11/24/2020

Brandie really deserves a whole book all to herself. She was the first (although not the last) person I met who had actually been martyred on the pyre of sexuality: as a teenager who got caught stealing women’s clothes, she was repeatedly institutionalized and subjected to multiple courses of electroshock therapy, which left her with a permanent traumatic brain injury.

Brandie was smart, verbal and – fortunately – had a sense of humor about herself. Why “fortunately”? Well, the TBI had left her with some permanent deficits in executive function, including some difficulties in personal hygiene – not to put too fine a point on it, she smelled bad. Moreover, even as a man she would have been startlingly homely, with her stringy hair and the kind of long hooked nose that is usually a prosthesis given to actors playing witches or offensively stereotyped Jews. As a woman, she turned heads, and not in the way most people would wish.

But all of us in the San Francisco scene back then cared about her deeply – she was a genuinely sweet person, an excellent bottom, and had built herself a life that wasn’t easy but was ethical and manageable. She got admitted free to play parties by acting as doorkeeper, and several of us played with her, not so much because we found her attractive, but because she deserved good things and a nice flogging or caning made her happy.  She made what money she had beyond her disability checks from her friends hiring her for tasks like assembling mailings and babysitting: the few of us who were parents (not common in the scene back then) knew that she was great with kids. She was a daily caregiver for one woman’s son, and was happy to come hang out with Ben when Miles was somewhere else for the weekend and I had a party or other commitment: I’d get home and find the chessboard still set up in the living room after the two of them had played a couple of games.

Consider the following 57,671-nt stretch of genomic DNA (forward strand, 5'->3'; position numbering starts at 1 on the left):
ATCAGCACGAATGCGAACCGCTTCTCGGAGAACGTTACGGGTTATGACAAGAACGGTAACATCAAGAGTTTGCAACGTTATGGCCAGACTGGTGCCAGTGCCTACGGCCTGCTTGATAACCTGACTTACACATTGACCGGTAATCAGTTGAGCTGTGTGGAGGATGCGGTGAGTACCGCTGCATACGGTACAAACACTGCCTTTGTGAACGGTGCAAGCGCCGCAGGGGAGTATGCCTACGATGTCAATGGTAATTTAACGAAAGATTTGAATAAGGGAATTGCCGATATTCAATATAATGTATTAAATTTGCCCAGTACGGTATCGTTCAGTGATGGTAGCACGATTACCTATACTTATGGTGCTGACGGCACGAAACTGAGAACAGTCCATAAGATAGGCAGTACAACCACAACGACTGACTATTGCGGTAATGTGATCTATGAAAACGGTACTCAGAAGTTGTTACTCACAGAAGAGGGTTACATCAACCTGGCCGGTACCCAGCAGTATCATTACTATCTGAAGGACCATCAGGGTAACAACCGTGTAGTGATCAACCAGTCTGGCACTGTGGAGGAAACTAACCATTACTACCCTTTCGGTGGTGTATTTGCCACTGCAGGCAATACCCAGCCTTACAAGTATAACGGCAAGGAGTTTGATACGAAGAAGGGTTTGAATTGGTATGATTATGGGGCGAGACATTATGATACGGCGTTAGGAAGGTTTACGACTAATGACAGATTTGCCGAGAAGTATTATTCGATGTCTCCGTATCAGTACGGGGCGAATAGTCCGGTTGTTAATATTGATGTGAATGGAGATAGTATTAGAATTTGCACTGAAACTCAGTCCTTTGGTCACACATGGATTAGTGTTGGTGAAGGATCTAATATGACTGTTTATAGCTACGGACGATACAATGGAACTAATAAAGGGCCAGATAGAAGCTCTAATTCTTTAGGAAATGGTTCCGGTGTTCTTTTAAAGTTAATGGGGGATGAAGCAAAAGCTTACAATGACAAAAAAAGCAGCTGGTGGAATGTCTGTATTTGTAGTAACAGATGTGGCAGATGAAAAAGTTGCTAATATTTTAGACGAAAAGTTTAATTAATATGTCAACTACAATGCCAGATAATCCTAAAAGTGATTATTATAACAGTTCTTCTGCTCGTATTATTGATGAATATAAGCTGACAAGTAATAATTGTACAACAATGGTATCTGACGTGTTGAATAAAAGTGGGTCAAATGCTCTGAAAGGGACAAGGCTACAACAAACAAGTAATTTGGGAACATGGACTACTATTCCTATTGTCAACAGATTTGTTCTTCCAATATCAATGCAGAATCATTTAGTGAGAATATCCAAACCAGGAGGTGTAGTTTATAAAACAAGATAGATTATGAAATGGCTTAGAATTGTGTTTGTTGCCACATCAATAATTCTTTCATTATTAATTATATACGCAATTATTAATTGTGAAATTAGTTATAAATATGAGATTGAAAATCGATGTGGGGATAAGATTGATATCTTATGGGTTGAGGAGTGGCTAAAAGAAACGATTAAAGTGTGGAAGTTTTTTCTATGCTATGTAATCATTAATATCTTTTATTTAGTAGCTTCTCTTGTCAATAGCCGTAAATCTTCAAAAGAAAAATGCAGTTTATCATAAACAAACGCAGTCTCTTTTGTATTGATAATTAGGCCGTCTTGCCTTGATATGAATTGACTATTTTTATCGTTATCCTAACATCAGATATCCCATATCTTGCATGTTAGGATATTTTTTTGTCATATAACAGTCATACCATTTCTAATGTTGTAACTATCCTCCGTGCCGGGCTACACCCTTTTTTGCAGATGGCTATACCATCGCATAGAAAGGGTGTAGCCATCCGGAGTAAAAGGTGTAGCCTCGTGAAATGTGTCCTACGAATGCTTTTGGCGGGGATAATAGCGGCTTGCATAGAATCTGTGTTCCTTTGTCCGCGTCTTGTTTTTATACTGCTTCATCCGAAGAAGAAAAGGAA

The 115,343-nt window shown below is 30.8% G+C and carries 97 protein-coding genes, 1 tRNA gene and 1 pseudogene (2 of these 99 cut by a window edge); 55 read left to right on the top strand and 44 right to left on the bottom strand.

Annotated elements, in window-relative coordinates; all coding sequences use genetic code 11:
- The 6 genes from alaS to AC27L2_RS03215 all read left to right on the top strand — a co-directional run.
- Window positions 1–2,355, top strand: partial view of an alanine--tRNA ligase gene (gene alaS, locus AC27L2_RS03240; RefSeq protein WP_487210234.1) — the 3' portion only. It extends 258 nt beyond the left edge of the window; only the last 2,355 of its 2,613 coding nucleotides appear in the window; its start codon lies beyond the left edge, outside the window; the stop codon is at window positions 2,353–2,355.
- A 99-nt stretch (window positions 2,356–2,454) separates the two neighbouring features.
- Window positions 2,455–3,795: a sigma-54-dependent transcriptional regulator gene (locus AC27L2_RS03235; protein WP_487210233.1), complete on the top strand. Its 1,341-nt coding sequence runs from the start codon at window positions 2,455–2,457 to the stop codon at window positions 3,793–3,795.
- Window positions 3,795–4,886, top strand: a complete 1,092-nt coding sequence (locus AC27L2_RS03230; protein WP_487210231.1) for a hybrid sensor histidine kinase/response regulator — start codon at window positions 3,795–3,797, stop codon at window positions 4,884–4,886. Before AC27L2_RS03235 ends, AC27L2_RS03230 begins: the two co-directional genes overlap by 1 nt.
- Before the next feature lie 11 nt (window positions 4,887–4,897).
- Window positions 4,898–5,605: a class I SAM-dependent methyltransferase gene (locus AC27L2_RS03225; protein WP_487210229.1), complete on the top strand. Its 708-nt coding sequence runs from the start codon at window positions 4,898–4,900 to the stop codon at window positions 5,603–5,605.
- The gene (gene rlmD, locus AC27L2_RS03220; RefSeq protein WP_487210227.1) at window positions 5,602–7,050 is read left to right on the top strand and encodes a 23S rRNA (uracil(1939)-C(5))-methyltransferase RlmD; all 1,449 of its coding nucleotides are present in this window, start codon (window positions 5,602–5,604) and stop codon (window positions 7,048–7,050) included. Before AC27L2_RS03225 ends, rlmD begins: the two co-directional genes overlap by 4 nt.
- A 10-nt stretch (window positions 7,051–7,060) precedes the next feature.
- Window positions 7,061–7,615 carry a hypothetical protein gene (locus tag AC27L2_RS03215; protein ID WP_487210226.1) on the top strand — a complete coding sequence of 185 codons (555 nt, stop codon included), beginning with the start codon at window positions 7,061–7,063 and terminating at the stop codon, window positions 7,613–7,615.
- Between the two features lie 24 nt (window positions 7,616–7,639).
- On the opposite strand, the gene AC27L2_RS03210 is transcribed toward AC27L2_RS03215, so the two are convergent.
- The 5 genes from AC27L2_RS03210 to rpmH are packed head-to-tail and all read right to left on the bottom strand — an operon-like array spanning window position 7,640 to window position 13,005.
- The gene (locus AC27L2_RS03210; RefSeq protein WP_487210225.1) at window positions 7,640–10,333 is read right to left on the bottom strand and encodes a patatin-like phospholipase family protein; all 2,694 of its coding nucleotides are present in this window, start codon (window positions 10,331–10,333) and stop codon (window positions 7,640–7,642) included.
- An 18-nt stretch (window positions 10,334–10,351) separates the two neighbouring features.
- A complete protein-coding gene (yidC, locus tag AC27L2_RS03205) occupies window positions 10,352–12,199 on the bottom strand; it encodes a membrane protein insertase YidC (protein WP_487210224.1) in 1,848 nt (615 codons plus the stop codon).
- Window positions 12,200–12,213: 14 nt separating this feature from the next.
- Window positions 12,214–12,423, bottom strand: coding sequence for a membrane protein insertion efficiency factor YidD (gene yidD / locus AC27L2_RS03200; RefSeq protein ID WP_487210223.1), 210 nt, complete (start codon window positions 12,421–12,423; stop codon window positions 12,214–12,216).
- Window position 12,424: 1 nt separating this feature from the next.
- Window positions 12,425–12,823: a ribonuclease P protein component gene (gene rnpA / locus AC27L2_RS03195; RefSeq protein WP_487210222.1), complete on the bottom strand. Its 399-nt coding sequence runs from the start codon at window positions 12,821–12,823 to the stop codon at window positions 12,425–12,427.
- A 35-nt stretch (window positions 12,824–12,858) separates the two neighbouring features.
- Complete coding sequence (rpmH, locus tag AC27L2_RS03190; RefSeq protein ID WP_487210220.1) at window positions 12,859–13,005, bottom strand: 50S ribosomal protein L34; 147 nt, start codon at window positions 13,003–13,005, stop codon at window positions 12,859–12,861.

Brandie was my, and my sons’, first exposure to someone whose gender was not fixed. I’m still not clear in my own mind about whether she was a better fit for the category of “crossdresser” or “trans woman” – she lived full-time as a woman, but it was also clear that being female was a turnon for her in the way it is for many submissive men. I think what she was, was Brandie, sui generis: a small but crucial part of the ecology of our household.


I refer to Miles and Ben collectively as Les Dudes – it’s an abstruse joke on an old unremembered Gene Kelly movie called Les Girls. I’m too old for “dude” to be a regular part of my vocabulary unless you’re Jeff Bridges, but they’re not, and I still remember how startled I was the first time one of them addressed me as “Dude!”

Gender in our family has, unsurprisingly, been an occasional point of ambiguity. When Miles was very small, he insisted he was a girl, which he said was because the hair on the back of his head was curly. For some reason that almost certainly had to do with my own unrecognized dysphoria, it infuriated me; Frank asked, “Why do you care?” and I couldn’t answer, but I did care, deeply. Fortunately, that phase lasted only a couple of weeks. Since then, Miles has shown no signs of being anything but a nurturing, artistic, unmistakably male human.

Ben’s sense of gender seemed less flexible. The first time he went to a barbershop, when he was around two, he announced, “Mom, tell the barber to make it very small” – and hence was born the Ben Taber Buzz, which he wore well into his teens. I’ve never known whether he loved it because it was butch or because it made strangers ask to rub his head, but it was part of his identity for more than a decade.